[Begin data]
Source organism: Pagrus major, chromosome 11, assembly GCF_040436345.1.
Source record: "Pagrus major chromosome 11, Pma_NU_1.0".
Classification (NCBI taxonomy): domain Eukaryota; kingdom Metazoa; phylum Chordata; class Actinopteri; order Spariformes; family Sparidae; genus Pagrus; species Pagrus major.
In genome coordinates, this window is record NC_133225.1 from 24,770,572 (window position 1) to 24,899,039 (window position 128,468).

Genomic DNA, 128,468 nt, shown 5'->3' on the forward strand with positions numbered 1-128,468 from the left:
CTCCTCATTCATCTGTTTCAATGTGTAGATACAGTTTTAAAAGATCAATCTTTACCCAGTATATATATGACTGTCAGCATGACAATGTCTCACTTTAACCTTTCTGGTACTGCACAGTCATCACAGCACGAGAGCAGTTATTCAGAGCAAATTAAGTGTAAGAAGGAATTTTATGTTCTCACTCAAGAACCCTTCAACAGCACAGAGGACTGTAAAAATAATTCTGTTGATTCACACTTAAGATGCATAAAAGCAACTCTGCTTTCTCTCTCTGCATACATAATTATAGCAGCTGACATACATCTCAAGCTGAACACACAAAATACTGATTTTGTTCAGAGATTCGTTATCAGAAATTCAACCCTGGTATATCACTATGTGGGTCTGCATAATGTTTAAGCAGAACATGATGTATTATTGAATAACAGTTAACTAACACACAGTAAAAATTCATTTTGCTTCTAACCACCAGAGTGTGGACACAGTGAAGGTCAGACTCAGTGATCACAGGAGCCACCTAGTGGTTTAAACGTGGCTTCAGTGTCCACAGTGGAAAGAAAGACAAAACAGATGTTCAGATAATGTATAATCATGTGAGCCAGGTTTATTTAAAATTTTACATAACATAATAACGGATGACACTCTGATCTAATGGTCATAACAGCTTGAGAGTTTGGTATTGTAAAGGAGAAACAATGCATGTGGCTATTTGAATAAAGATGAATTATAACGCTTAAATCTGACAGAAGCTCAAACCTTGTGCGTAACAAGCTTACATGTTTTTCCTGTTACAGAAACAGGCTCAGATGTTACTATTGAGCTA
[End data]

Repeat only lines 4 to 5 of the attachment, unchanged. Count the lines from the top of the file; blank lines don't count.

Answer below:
In genome coordinates, this window is record NC_133225.1 from 24,770,572 (window position 1) to 24,899,039 (window position 128,468).

Genomic DNA, 128,468 nt, shown 5'->3' on the forward strand with positions numbered 1-128,468 from the left: